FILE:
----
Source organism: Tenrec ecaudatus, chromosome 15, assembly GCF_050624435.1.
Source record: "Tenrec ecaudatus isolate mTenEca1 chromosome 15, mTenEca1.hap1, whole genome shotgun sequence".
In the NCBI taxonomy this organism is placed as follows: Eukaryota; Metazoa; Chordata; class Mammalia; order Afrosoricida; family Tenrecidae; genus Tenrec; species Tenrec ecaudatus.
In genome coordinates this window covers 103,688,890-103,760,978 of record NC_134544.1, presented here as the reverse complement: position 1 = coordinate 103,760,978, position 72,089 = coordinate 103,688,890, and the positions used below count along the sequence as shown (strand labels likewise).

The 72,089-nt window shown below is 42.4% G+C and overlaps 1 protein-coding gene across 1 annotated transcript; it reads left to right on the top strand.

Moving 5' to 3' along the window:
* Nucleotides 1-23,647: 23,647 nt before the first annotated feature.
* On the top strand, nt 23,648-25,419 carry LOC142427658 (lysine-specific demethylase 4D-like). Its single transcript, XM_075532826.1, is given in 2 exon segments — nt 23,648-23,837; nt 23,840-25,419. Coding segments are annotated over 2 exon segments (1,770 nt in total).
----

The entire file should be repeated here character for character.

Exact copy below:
Source organism: Tenrec ecaudatus, chromosome 15, assembly GCF_050624435.1.
Source record: "Tenrec ecaudatus isolate mTenEca1 chromosome 15, mTenEca1.hap1, whole genome shotgun sequence".
In the NCBI taxonomy this organism is placed as follows: Eukaryota; Metazoa; Chordata; class Mammalia; order Afrosoricida; family Tenrecidae; genus Tenrec; species Tenrec ecaudatus.
In genome coordinates this window covers 103,688,890-103,760,978 of record NC_134544.1, presented here as the reverse complement: position 1 = coordinate 103,760,978, position 72,089 = coordinate 103,688,890, and the positions used below count along the sequence as shown (strand labels likewise).

The 72,089-nt window shown below is 42.4% G+C and overlaps 1 protein-coding gene across 1 annotated transcript; it reads left to right on the top strand.

Moving 5' to 3' along the window:
* Nucleotides 1-23,647: 23,647 nt before the first annotated feature.
* On the top strand, nt 23,648-25,419 carry LOC142427658 (lysine-specific demethylase 4D-like). Its single transcript, XM_075532826.1, is given in 2 exon segments — nt 23,648-23,837; nt 23,840-25,419. Coding segments are annotated over 2 exon segments (1,770 nt in total).